History SA is also pleased to see the acknowledgement that museum collections are important research source material and that collecting institutions are active contributors to research activity in Australia.
Atlas of Australian Life We support the concept of a project like the outlined Atlas of Australian Life and believe that the existing Atlas of Living Australia has demonstrated the clear benefit of a similar approach in the human sciences. It has the capacity to bring multidisciplinary researchers together within a shared platform, encouraging innovative problem solving and exchange, and uniting the academy and the collecting institutions in a shared collaborative purpose.
Digitisation Infrastructure We strongly endorse the suggestion that a Digitisation Infrastructure capability be funded. Many of those who responded to the Discussion Paper noted the need for a comprehensive digitisation program to enable Australian researchers the kind of access to research collections that researchers elsewhere increasingly enjoy.
The potential for such a capability has been clearly demonstrated by the recent collaborative project involving CAMD museums with humanities and social science collections – the Museum Metadata Exchange Project. This project has exported data on more than 900 collections into Research Data Australia, and the evaluation conducted with researchers to date has been very positive. The capability outlined in the Exposure Draft would expand the benefit to researchers exponentially and bring Australia closer to a competitive advantage internationally.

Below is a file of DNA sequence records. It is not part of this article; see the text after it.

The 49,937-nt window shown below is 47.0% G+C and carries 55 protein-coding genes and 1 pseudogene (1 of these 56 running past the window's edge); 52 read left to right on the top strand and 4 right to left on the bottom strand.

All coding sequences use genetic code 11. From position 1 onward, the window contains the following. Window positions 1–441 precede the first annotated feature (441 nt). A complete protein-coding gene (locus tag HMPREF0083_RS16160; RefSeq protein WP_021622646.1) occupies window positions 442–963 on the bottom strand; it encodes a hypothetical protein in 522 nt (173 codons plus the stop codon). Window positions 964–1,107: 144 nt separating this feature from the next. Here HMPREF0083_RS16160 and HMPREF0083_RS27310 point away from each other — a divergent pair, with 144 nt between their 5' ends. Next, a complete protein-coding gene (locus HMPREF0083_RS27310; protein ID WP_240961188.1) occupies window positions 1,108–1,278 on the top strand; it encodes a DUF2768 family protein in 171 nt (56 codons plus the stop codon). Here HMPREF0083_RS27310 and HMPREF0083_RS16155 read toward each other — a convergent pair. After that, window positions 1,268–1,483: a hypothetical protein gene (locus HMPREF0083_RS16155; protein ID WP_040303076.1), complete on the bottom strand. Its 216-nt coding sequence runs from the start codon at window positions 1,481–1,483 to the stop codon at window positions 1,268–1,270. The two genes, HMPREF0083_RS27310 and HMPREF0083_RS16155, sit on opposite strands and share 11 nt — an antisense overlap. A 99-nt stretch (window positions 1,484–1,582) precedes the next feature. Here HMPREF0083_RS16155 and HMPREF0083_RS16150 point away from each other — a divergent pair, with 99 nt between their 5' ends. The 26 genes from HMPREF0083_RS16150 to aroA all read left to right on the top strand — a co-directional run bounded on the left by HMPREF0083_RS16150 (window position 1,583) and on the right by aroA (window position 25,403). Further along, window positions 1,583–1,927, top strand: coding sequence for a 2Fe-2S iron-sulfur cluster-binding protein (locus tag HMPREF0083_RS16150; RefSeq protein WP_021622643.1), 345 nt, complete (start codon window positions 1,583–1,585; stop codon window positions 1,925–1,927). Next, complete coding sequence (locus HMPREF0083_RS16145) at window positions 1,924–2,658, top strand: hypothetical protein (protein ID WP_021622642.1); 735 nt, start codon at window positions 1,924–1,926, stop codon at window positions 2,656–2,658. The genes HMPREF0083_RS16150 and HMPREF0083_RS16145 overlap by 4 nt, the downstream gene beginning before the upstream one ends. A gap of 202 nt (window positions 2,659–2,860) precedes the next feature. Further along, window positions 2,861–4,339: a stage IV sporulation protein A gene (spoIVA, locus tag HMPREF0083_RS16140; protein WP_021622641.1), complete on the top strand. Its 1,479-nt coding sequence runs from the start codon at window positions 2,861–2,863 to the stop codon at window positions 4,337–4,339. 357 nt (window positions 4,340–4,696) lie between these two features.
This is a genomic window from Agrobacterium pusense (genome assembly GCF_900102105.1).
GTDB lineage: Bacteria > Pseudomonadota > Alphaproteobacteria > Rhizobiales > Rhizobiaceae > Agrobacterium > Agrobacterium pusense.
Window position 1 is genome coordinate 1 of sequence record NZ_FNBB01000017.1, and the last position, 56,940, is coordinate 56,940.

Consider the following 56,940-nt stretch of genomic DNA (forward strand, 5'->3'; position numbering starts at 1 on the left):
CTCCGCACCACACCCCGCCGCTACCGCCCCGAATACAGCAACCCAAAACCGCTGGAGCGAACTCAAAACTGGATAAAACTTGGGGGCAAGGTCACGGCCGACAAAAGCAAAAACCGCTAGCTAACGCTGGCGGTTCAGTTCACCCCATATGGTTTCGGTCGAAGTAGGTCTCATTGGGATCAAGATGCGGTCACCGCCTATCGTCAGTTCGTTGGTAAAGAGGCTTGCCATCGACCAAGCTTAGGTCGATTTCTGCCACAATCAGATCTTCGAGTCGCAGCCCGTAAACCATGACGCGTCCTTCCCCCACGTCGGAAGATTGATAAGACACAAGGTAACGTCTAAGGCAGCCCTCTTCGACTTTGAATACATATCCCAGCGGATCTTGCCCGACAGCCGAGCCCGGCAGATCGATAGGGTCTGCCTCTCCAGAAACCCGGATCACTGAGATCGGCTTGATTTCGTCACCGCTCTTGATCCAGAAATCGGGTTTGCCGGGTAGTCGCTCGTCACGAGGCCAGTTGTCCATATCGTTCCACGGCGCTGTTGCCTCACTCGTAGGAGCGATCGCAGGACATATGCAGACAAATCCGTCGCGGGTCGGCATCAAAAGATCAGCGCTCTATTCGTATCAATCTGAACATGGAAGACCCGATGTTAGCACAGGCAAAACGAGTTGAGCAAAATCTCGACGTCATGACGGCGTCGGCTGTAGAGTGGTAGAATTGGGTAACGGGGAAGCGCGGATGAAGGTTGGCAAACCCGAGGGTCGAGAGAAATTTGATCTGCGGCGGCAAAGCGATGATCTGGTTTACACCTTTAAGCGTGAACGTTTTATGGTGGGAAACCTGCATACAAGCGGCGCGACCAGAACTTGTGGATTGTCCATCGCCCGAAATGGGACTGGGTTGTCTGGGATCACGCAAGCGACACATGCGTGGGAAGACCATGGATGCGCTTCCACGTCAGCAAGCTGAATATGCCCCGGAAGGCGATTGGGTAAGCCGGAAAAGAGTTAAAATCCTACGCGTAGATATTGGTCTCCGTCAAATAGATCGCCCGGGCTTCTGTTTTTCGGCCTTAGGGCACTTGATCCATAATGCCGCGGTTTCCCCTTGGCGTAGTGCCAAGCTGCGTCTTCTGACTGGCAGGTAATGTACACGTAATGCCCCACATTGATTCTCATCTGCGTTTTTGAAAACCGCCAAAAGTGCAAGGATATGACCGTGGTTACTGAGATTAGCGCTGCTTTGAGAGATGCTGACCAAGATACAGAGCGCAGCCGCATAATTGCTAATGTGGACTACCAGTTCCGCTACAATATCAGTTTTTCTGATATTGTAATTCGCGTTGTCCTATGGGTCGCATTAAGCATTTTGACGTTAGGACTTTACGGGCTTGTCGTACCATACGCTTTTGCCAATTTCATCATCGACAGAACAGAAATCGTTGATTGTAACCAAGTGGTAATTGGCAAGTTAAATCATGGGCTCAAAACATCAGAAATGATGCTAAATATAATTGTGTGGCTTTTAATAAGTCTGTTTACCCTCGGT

Future Funding History SA agrees with the principle addressed in the Roadmap(p.9) that future funding programs should support all aspects of research infrastructure, including capital costs, technical support, operations, maintenance and effective governance. We also urge that the costs of maintaining collections (as research infrastructure) and data should be acknowledged.
Review We agree that a review of the Roadmap every three years should be sufficient to ensure currency, while allowing for a proper assessment of existing priorities. We also believe that there is merit in reviewing the National Research Priorities as part of this process. Incorporating a priority to reflect the Understanding Cultures and Communities is a more urgent priority.
History SA also supports the points made in the response submitted by the Council of Australasian Museum Directors.
Margaret Anderson Chief Executive Officer Ph: 08 8203 9884. Mobile: 0401 128 582